Pork-barrel projects abound in 3,500 pages of spending that the House OK'd without even reading.
The House recently passed a $388 billion budget bill without reading its 3,500 pages.
Only later did members realize that it included a provision giving more of its members the right to look at your tax returns.
That budget also included $2 billion for a water project that scientists rejected as wasteful.
And $4 million will go to the International Fertilizer Development Center and countless other recipients that critics see as dubious.
The budget bill goes to the president for his signature in December, making this the 13th year out of the last 15 in which Congress missed its Oct. 1 budget deadline.
Add it all up and lawmakers from both parties say the federal budget process is now as much of a mess as the one the New York State Legislature makes every year in Albany.
"It's just as bad here," said Rep. Louise M. Slaughter, D-Fairport, a former state legislator. "We've got no budget here, either, but nobody notices."
One could argue that Albany's track record is slightly worse. It hasn't produced a budget on time in two decades.
But in Washington as well as Albany, budgets tend to be gigantic last-minute patchworks that escape thorough scrutiny.
"This bill clearly reflects that we are not doing our essential job of expending public funds wisely and responsibly," said Sen. John McCain, R-Ariz.
This year, for example, some congressional staff member inserted a provision in the bill allowing the chairmen of the House and Senate Appropriations Committees to appoint "agents" who would have access to "Internal Revenue Service facilities and any tax returns or return information contained therein."
The spending bill passed the House without anyone noticing the tax-snooping provision. But Senate staff members found it, and senators recoiled in horror.
Sen. Charles E. Grassley, R-Iowa, chairman of the tax-writing Finance Committee, said the provision would allow information on tax returns to be used "as a club against political enemies."
Sen. Kent Conrad of North Dakota, ranking Democrat on the Senate Budget Committee, also criticized the provision.
"At some point, people's privacy would have been jeopardized," said Conrad, whose staff discovered the provision.
Worse yet, lawmakers are not sure if the provision on tax returns is the bill's only mistake.
"There could be a thousand other things like that in there," said Rep. Amo Houghton, R-Corning.
Yet Houghton, like Slaughter and the vast majority of House members, voted for the bill, which was portrayed -- as most year-end budget bills are -- as a must-pass item.
Almost all of the pork-barrel projects that individual members of Congress could get this year were included in the bill, making it difficult to vote against, said Stan Collender, a federal budget expert who heads the Washington office of Financial Dynamics Business Communications.
"This is the best way for members of Congress to do what they want to do, which is to hide decisions that would otherwise be difficult to make on their own," Collender said.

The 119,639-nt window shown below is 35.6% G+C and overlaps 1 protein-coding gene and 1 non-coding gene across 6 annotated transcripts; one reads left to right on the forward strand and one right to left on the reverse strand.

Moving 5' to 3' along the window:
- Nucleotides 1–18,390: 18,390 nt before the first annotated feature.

The bill includes projects that might be subject to ridicule in the full light of day.
McCain noted that those funding items include $2 billion for the expansion of locks on the upper Mississippi River, a project that the National Academies of Science declared a waste of money. McCain also criticized the bill for including a federal fertilizer project, along with $1 million for the Norwegian American Foundation and another $1 million for a Wild American Shrimp Initiative. "Are American shrimp unruly and lacking initiative? Why does the U.S. taxpayer need to fund this 'no shrimp left behind' act?" McCain asked.
The budget process is not supposed to work this way. Under reforms passed in the 1970s, Congress is supposed to pass 13 separate bills funding different parts of the federal government. Individual bills funding departments and agencies such as defense, labor, education, housing and environment are supposed to be vetted by committees on both sides of Capitol Hill and then passed before Oct. 1.
But in six of the last seven years, Congress has failed to reach agreement on most of those spending bills. This means that many have been rolled up into one last-minute, must-pass "omnibus" budget bill that does not get nearly the scrutiny that individual spending bills receive when they go through the normal committee process.
This year's omnibus bill combined nine of the 13 budget bills and funded almost the entire federal government except for defense, homeland security and entitlement programs. House and Senate negotiators completed it the morning of Nov. 20, and the House voted on it about six hours later. For some reason, Congress' annual budget routine has not met nearly as much criticism as the State Legislature's budget process in New York.
The public should be concerned about how Congress decides to spend taxpayer money, said Robert Bixby, executive director of the Concord Coalition, a Washington budget watchdog.
"The most important thing is the lack of scrutiny," Bixby said. "You can see that in some of the bizarre things that ended up in this bill. These are massive bills that nobody can possibly read before voting on them. That opens up the possibility for legislative mischief."